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Lady, Sing the Blues

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"I'm anxious to find the songs that explore what the lives of black people have been and not just songs that are stereotyping it," she says. "I am so sick of that. I'm on a quest within the blues to address that."

Ripping it up with a blues band, both on the road and in the studio, isn't exactly a routine activity for a woman going on seventy. But Blues Everywhere I Go finds Odetta's voice as elastic, as commanding, as sassy as any contemporary artist endeavoring to croon authentically about trouble, bein' poor and low down, bein' lonely. The album moves from expressive whimsicality on the title track ("There's blues in my mailbox/blues in my breadbox/blues everywhere I go") to the heart-stinging, spare and poignantly simple beauty of "Please Send Me Someone to Love" to matter-of-fact laments like "Can't Afford to Lose My Man" and "Unemployment Blues." On Blues, she's attained a vocal wisdom that allows her to be as comfortable adding color in a high falsetto as she is growling like an animal on "Dink's Blues"; it's as if she is presenting a blues opera in which she plays all of the parts. Odetta's voice is the same one children imagine when they think of benign witches or voodoo princesses; hers is the voice of the strange lady who lives down the block but who nonetheless possesses a divine, indisputable knowledge of the way things are. And when she sings "Just 'cause I'm in misery, I don't ask for no sympathy," on "Please Send Me Someone to Love," it's hard not to feel like a whiny chump for bemoaning your own little life.

It's a power she's aware of. Odetta has, for years, been known for her somewhat eccentric stage persona, perhaps a carryover from an adolescence spent in theater or her work as an actress in films including The Last Time I Saw Paris, Cinerama Holiday and the intriguingly titled The Effect of Gamma Rays on Man-in-the-Moon Marigolds. She opens every concert with the African spiritual "Kumbaya" and often stops mid-song to lecture on history or American culture. (One review of a 1997 show in Massachusetts reports that Odetta offered insight into the origin of the term "cowboy": during slavery, black male slaves took care of cattle and were called cowboys; white cattle caretakers were called "ranchers" or "drivers." Hollywood liked the sound of "cowboy" and appropriated it for John Wayne and others ad infinitum. That's her story, anyway.)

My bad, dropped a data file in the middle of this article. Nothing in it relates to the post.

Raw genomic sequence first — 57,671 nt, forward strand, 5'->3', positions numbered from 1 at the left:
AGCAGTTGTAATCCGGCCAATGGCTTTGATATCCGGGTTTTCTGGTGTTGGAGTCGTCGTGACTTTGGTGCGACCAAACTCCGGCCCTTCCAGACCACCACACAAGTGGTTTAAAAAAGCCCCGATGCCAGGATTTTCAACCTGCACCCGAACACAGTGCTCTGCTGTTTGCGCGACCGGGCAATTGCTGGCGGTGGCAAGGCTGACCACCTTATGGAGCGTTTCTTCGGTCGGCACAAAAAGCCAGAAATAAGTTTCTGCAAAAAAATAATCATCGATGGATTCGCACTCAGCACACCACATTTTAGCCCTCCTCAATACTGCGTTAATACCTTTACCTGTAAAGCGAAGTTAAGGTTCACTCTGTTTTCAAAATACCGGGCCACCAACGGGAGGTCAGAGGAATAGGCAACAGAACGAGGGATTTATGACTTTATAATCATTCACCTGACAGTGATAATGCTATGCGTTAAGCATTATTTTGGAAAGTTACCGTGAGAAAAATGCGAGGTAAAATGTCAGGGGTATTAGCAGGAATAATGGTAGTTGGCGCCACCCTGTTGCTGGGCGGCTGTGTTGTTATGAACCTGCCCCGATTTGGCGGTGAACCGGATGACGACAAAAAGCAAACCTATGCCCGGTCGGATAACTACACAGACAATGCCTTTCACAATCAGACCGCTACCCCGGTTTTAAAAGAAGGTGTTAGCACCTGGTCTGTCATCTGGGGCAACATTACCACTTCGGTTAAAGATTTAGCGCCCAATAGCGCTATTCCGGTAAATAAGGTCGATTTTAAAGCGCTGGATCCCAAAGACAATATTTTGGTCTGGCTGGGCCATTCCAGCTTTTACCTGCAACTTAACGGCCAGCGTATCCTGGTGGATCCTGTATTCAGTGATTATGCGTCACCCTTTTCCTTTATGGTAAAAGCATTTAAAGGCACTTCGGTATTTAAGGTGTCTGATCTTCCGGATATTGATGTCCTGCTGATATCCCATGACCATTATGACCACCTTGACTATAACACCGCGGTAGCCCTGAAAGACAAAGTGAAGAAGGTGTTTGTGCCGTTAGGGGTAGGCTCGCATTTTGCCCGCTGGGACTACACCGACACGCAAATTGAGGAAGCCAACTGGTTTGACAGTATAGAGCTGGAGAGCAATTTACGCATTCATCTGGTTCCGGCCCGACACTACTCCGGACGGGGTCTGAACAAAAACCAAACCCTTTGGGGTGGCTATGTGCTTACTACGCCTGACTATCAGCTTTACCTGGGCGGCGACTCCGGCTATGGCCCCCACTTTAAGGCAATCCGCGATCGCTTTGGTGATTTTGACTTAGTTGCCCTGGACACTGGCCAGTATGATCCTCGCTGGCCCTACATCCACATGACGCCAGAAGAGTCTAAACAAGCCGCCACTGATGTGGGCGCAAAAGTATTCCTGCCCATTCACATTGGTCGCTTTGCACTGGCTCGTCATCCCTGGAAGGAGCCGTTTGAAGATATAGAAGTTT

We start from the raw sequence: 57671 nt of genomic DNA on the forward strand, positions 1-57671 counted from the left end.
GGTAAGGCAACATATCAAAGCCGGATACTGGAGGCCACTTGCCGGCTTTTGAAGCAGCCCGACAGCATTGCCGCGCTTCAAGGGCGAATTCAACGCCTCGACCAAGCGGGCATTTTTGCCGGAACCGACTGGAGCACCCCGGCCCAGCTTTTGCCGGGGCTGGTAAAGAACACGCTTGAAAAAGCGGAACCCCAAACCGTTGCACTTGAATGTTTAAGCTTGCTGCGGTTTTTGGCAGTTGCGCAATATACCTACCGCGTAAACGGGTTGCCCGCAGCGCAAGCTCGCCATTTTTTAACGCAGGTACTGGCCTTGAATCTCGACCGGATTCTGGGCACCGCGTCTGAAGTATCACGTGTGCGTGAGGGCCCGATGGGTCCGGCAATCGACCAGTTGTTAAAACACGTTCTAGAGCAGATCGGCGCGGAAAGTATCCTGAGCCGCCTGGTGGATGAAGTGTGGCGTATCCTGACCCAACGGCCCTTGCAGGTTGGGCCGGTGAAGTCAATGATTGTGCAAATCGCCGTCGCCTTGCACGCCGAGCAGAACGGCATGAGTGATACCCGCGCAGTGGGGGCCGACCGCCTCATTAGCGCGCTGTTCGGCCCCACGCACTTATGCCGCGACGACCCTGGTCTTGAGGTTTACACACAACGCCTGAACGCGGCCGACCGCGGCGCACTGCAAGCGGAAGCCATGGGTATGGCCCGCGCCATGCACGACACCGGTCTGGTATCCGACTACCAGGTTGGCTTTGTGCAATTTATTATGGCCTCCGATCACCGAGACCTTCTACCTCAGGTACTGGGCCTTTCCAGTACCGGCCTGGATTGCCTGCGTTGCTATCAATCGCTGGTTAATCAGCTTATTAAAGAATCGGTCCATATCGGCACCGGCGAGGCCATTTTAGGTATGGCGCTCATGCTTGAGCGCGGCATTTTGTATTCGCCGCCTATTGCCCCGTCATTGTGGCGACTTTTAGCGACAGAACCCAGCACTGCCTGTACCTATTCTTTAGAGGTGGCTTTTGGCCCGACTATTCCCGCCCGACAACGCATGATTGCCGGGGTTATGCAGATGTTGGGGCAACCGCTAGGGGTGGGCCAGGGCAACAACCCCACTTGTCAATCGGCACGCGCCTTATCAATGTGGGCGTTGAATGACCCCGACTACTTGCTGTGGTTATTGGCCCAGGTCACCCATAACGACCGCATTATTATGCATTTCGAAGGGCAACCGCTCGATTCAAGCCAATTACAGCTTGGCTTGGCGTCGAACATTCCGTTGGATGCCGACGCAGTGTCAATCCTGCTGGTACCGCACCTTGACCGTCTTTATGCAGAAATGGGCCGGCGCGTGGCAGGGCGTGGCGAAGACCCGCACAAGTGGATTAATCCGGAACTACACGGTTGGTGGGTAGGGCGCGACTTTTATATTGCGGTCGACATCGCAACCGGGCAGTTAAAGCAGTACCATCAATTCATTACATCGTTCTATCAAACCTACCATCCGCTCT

The stage isn't the only place Odetta's been sharing her opinions in recent years. Her support of social causes continues, as she's raised money for charities ranging from Sing Out for Sight to the Folk Music Archives at the Library of Congress, and she remains an outspoken supporter of civil-rights efforts. In September 1995, Odetta was invited to attend the International Women's Conference in China (as an "elder"). And when teaching a course on consciousness at Evergreen State College in Olympia, Washington, a few years ago, she used the classroom as a platform for some of her views on modern life, computers and technology in particular.

"The computer is a mechanical thing," she says. "It's going to get to the point where we put into the computer 'two plus two,' and it comes out five, and we won't have any way to prove it otherwise. In my class, I wanted the young ones to experience the give and take of talking to one another, of talking with our mothers, fathers, sisters, brothers, the mamas and the papas. In music we deal in vibrations, and there's this healing area people can get to through consciousness and awareness. It can be a wonderful experience."

It's understandable that Odetta would place her own art on a plane opposing the world of computers, as the organic quality that makes her a master is not something quantifiable or attainable through such an impersonal medium. Like most great performers, Odetta's power lies just outside the realm of what is nameable, what is knowable in a concrete way. Odetta's gift is in the lilt, the turn of phrase, the almost subliminal urgency of her song.

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Laura Bond
Contact: Laura Bond

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